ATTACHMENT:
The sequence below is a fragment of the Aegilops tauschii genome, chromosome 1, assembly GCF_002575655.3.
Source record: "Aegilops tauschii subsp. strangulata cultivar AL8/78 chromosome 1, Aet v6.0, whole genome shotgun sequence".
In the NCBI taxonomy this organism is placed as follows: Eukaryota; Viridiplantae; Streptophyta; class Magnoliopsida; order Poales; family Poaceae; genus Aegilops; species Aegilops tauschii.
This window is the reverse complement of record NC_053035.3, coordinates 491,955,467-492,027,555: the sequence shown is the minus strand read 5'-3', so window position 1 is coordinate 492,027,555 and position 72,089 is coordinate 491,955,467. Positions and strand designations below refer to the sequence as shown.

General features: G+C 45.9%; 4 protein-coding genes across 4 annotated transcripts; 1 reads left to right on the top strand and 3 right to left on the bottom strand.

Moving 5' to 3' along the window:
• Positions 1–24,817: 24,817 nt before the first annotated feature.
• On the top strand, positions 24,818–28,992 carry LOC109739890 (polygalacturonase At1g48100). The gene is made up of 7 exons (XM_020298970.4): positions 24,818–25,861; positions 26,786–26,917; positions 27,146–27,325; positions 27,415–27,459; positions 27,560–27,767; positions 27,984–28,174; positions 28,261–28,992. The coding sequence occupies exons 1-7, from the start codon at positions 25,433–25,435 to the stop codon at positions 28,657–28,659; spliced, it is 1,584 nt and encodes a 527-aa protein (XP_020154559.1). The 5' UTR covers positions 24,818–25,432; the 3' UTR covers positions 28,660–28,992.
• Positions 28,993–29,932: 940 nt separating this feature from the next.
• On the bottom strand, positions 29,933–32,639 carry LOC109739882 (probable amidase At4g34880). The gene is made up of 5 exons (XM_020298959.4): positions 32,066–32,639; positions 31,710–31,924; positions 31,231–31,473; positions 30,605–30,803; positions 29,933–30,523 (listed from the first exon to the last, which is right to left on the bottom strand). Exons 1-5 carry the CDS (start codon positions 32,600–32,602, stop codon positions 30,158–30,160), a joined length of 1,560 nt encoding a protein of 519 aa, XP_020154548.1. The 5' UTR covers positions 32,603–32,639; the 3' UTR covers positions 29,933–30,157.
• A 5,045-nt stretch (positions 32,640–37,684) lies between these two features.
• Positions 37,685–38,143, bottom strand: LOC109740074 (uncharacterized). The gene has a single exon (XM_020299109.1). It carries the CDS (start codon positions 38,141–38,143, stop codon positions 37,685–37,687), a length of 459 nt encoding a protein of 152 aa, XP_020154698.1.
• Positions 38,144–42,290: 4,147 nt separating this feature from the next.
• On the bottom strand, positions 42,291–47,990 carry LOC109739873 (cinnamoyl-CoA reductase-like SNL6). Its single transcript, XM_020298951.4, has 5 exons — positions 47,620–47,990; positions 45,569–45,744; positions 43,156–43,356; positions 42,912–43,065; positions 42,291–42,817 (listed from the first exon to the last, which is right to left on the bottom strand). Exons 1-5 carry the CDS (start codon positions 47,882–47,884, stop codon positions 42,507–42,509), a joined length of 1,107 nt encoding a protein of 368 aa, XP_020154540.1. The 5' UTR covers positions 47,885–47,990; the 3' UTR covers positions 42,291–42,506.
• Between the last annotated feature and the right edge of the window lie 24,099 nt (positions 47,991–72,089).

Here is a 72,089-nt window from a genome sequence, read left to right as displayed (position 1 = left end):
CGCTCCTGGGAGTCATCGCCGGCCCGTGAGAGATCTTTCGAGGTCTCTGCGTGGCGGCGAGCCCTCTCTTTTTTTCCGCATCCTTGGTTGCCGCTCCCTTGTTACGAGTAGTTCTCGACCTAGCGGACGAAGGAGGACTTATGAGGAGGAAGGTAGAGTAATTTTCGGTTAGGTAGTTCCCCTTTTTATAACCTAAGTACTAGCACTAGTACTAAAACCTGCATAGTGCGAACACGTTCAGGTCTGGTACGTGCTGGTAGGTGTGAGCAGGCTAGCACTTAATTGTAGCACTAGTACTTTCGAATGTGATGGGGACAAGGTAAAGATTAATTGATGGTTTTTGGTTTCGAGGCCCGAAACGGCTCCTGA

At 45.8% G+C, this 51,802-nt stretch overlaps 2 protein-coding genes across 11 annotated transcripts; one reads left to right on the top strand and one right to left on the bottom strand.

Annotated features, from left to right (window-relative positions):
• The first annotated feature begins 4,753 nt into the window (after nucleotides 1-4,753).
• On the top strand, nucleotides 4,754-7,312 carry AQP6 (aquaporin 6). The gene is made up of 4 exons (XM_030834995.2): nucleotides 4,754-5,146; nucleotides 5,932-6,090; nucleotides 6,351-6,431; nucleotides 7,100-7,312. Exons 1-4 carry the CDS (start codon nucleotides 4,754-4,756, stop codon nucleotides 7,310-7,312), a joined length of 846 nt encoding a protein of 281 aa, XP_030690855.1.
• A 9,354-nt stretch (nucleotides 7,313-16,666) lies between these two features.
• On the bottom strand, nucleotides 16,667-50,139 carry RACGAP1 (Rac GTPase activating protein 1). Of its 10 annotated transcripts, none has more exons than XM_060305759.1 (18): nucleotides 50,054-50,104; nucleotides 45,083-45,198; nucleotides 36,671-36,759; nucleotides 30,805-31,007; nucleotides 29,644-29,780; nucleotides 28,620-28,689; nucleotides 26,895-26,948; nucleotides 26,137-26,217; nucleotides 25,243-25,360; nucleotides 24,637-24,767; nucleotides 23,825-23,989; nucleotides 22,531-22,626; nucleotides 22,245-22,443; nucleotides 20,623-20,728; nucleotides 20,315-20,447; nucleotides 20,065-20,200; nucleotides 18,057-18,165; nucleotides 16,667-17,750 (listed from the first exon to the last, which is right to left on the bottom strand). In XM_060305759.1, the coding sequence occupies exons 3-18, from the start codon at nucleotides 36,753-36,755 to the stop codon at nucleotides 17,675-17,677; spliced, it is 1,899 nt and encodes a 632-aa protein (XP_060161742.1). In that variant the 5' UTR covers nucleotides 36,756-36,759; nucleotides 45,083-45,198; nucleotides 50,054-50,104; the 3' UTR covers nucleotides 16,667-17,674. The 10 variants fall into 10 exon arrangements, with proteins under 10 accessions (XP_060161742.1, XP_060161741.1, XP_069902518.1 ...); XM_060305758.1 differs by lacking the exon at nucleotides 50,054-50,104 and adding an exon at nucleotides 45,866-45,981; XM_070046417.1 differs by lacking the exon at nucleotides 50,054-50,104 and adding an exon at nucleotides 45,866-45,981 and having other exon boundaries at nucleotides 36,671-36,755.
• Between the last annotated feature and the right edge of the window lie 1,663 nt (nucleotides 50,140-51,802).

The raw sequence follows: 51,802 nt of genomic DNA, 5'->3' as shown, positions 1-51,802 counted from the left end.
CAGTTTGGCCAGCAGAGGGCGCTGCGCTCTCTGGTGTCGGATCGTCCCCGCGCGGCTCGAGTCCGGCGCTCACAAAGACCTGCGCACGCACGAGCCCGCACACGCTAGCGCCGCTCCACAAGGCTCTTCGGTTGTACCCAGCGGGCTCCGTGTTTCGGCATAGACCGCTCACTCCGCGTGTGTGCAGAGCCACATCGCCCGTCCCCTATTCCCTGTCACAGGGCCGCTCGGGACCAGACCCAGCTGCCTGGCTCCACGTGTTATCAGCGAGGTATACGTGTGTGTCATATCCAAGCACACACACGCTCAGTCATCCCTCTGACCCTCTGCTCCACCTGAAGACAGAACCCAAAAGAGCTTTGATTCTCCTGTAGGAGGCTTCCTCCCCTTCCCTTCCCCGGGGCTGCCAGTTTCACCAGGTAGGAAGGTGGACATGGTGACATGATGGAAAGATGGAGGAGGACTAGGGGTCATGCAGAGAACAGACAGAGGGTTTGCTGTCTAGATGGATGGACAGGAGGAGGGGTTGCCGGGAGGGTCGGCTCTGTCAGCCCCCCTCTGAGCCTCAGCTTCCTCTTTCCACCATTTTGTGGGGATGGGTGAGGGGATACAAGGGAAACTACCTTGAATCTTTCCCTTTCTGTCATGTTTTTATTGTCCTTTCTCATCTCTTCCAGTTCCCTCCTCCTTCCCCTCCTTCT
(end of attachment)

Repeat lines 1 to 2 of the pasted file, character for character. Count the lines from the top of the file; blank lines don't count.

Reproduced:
The sequence below is a fragment of the Aegilops tauschii genome, chromosome 1, assembly GCF_002575655.3.
Source record: "Aegilops tauschii subsp. strangulata cultivar AL8/78 chromosome 1, Aet v6.0, whole genome shotgun sequence".